12 June 2019

Flying My Otaku Flag

So, I'm watching an anime on Hulu called "Samurai Harem", which as the name suggests is totally frivolous piffle. But, even this can make you think.

* One of the characters speaks in archaic Japanese which is translated into English with words like thee, thou, and dost. I wish I knew the Japanese language well enough to figure out what is being done in the original to convey this archaic sense.

* Episode 3 has a scene where a new transfer student (Tsubame) to a reasonably ordinary urban high school is asked all sorts of questions from kids in the class to get acquainted to which the transfer student who has lived all of her life in strict training to be a martial artists in the remote mountains can't answer, defeating her earnest hopes of finally living life as a "normal" girl.

She can't tell them which school she transferred from because she's always been home schooled in solitary study. She can't tell them what her parents do or where she lives because she's been raised in a shadowy underworld in the mountains. She can't tell them her interests because it would seem strange to explain that she hasn't been allowed to have any because her entire life has been devoted to being trained to be a martial artist successor to her family's school of martial arts techniques for her entire life whether she likes it or not. She doesn't have a favorite sweet because she's never been allowed to eat them. She doesn't have a favorite TV show because they didn't have a TV and doesn't have any kind of popular music that she listens to because she hasn't been allowed to have a radio or music players.

From there is departs into plot specific directions, but as someone who has a nephew who has been entirely home schooled, and two nieces who have been almost entirely home schooled (one of whom has also had sustained very disciplined violin training), and having raised my own children when they were younger with limited access to sweets and very little television, it strikes a cord.

* There are little aspects of Japanese culture that are also fascinating. 

For example, light hearted "harem" anime are a fairly established genre in manga and anime, which will almost certainly never go "mainstream" in American culture because it crosses lines that Puritan influenced American's sensibilities aren't comfortable crossing, either on grounds that is is immoral (e.g. playfully and in jest sexualizing characters in their early teens) or anti-feminist.

Similarly, characters who are forced to carry on a family business or legacy or occupation or to marry someone to whom they were engaged by their parents as children or in connection with a business deal, are a cliche trope in Japanese fiction and while the characters sometimes fight against it and more often submit in their own fashion, it doesn't come across as outrageous and shocking and absolutely unacceptable in the same way that it does when American fiction puts an American character in a situation like that (which it does far less often). Attitudes about the social acceptability of imposing major life decisions on young adults, and about the socially acceptable and honorable ways to respond to those kinds of impositions is very different.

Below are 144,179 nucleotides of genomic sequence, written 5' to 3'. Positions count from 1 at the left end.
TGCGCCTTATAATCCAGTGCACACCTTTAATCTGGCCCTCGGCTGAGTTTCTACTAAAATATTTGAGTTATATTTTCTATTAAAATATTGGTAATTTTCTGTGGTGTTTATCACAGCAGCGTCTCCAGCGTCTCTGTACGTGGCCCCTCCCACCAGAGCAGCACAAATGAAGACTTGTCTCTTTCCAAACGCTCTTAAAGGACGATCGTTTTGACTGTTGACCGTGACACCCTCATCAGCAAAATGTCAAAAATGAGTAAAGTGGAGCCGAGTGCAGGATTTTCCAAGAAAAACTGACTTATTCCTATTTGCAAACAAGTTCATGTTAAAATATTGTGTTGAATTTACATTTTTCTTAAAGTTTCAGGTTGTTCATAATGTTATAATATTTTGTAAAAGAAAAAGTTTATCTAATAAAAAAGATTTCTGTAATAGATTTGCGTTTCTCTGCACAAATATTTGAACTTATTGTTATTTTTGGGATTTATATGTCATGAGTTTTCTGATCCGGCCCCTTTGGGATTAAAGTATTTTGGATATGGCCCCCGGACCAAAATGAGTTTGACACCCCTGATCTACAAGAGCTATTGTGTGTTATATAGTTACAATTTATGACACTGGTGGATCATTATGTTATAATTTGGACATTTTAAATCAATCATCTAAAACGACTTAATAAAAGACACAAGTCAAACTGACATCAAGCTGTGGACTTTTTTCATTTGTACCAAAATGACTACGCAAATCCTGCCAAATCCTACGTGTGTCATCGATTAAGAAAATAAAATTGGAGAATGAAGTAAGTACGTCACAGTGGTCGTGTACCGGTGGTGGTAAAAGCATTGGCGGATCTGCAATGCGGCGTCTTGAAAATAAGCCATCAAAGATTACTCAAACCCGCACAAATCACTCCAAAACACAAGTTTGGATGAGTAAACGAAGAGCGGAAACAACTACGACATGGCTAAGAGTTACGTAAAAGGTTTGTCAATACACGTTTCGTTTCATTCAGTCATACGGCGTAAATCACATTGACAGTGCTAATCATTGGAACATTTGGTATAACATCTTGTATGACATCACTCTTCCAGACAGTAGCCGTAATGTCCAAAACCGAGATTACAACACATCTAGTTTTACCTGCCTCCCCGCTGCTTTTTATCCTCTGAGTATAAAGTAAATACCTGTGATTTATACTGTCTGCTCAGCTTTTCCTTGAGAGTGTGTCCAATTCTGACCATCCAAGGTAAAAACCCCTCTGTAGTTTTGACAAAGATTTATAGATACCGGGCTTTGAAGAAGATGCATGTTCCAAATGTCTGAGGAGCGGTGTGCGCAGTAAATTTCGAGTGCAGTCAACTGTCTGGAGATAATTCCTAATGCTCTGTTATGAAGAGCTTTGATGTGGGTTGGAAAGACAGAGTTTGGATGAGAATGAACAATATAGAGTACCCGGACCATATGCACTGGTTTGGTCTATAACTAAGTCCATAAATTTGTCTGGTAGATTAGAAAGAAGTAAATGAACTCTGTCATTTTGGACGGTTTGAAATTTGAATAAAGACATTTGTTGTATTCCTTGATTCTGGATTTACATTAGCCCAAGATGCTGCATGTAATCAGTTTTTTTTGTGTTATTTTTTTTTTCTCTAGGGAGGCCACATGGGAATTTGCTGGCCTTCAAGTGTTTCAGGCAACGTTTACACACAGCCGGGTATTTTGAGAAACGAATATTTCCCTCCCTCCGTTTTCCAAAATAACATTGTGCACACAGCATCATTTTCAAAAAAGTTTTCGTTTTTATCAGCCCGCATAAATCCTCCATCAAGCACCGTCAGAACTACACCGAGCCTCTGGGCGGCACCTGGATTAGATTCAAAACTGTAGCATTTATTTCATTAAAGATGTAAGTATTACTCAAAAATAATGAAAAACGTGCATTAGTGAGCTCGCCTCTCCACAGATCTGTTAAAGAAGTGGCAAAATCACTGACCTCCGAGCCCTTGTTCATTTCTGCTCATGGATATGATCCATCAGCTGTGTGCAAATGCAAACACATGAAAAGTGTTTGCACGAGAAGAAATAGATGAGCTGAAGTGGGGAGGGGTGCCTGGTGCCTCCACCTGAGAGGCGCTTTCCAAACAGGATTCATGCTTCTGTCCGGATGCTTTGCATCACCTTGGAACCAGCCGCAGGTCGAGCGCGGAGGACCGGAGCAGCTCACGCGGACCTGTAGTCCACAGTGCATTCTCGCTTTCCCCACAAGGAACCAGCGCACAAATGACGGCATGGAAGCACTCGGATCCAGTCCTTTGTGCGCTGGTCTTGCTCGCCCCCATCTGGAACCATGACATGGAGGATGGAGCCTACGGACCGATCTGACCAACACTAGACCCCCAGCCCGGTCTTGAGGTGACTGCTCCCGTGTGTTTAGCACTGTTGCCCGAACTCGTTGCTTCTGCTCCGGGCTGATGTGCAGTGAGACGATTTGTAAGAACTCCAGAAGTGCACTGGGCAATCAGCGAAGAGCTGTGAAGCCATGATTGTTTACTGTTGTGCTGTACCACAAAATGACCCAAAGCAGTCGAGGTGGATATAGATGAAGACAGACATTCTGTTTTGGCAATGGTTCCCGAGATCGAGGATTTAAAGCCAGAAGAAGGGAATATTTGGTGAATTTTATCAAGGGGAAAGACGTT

Note, to be clear, I am not making the inference that the way things are depicted in Japanese popular fiction are the way that they actually are in Japan, any more than one could assume that U.S. popular fiction depicts the way that things really are in the U.S. 

Instead, I am suggesting that one can look at each of them in a meta way to illustrate ways that certain key values and attitude differ, at least in degree. 

A lot of comedy, both in Japan and the U.S., is funny because the characters do things that cross boundaries of social acceptability and proper conduct in small and big ways. You learn about a culture from comedy not by assuming that people in real life will act like the fictional characters, but by learning that acting the way a character does when laugh tracks are triggered would be something that in real life would be considered terribly awkward and embarrassing. 

Similarly, when an issue that would be very sensitive in U.S. culture that would trigger strong emotions, perhaps embarrassment, perhaps fury, perhaps pride at having succeeded in some respect in living up to social pressures is just no a big deal or has no real emotional valence in Japanese fiction, its fair to infer the line of acceptability or emotional trigger point that a situation would involve in U.S. life isn't located in the same place in Japanese culture.

Another theme that runs across all kinds of Japanese fiction very heavily, is a very strong Japanese conviction that almost no one, even a villain, is truly irredeemable, while it is quite common place, and even routine to the point of almost being a default assumption in U.S. fiction, that some people are just plain evil, irredeemably. Japanese fiction certainly has villains, people who do bad things, and bad people, but it has far fewer people who are inherently evil though and through and are incapable of being persuaded otherwise in any way.

There are also some prosaic details about life in Japan that can fairly be assumed to somewhat reflect actual Japanese life after seeing it repeated as basically background material over and over again while consuming lots of Japanese fiction and a smattering of non-fictional accounts of Japanese life.

* Japanese high schools publicly display everyone's academic performance and class rank, something that federal educational privacy laws in the U.S. largely prohibit.